The International Trade Commission voted Monday, Nov. 19, to continue anti-dumping duties on Chinese imported honey. After testimony presented earlier, the Commission decided that “removing the tariffs would likely hurt the domestic industry.”
“The commission voted 5-0 to maintain the protective measures on Chinese honey following a second sunset review to determine whether U.S. honey producers still needed the duties. Domestic trade groups, The American Honey Producers Association and the Sioux Honey Association, claimed honey from China being sold at below market value would harm the industry,” according to a story written by Jonathan Randles of Law360.
“The Uruguay Round Agreements Act requires the United States to revoke an anti-dumping or counterveiling duty order, or terminate a suspension agreement, after five years unless the department and the ITC determine that revoking the order or terminating the suspension agreement would likely lead to the continuation or recurrence of dumping or subsidies and of material injury within a reasonably foreseeable time,” according to the “sunset review” conducted every five years.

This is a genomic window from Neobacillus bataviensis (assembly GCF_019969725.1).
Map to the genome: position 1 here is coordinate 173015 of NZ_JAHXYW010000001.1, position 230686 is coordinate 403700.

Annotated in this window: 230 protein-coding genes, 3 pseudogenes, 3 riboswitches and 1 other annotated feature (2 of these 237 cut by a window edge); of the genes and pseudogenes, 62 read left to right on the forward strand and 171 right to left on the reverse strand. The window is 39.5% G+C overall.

The Commerce Department began their investigation on Chinese honey dumping in 2000 and the International Trade Commission made the decision to start protective tariffs on Chinese honey imports that year.